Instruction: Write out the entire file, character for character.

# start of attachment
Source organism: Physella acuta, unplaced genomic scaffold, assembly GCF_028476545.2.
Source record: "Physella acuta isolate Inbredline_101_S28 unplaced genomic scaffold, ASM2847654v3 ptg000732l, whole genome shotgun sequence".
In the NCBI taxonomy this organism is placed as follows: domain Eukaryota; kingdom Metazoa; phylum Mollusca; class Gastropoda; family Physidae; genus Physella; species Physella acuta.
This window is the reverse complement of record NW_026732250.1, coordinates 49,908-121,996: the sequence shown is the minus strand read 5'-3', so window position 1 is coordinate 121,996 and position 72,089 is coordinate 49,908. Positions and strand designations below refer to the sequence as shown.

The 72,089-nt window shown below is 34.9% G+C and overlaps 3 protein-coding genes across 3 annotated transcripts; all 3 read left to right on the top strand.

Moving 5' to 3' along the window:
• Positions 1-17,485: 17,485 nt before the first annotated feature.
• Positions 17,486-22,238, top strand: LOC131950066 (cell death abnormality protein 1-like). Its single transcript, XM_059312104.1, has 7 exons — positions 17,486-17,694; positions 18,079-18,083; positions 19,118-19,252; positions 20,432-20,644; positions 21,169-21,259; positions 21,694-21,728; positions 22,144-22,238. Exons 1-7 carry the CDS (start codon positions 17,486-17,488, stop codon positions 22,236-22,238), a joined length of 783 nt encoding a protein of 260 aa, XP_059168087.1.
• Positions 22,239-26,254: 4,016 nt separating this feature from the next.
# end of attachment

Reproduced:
Source organism: Physella acuta, unplaced genomic scaffold, assembly GCF_028476545.2.
Source record: "Physella acuta isolate Inbredline_101_S28 unplaced genomic scaffold, ASM2847654v3 ptg000732l, whole genome shotgun sequence".
In the NCBI taxonomy this organism is placed as follows: domain Eukaryota; kingdom Metazoa; phylum Mollusca; class Gastropoda; family Physidae; genus Physella; species Physella acuta.
This window is the reverse complement of record NW_026732250.1, coordinates 49,908-121,996: the sequence shown is the minus strand read 5'-3', so window position 1 is coordinate 121,996 and position 72,089 is coordinate 49,908. Positions and strand designations below refer to the sequence as shown.

The 72,089-nt window shown below is 34.9% G+C and overlaps 3 protein-coding genes across 3 annotated transcripts; all 3 read left to right on the top strand.

Moving 5' to 3' along the window:
• Positions 1-17,485: 17,485 nt before the first annotated feature.
• Positions 17,486-22,238, top strand: LOC131950066 (cell death abnormality protein 1-like). Its single transcript, XM_059312104.1, has 7 exons — positions 17,486-17,694; positions 18,079-18,083; positions 19,118-19,252; positions 20,432-20,644; positions 21,169-21,259; positions 21,694-21,728; positions 22,144-22,238. Exons 1-7 carry the CDS (start codon positions 17,486-17,488, stop codon positions 22,236-22,238), a joined length of 783 nt encoding a protein of 260 aa, XP_059168087.1.
• Positions 22,239-26,254: 4,016 nt separating this feature from the next.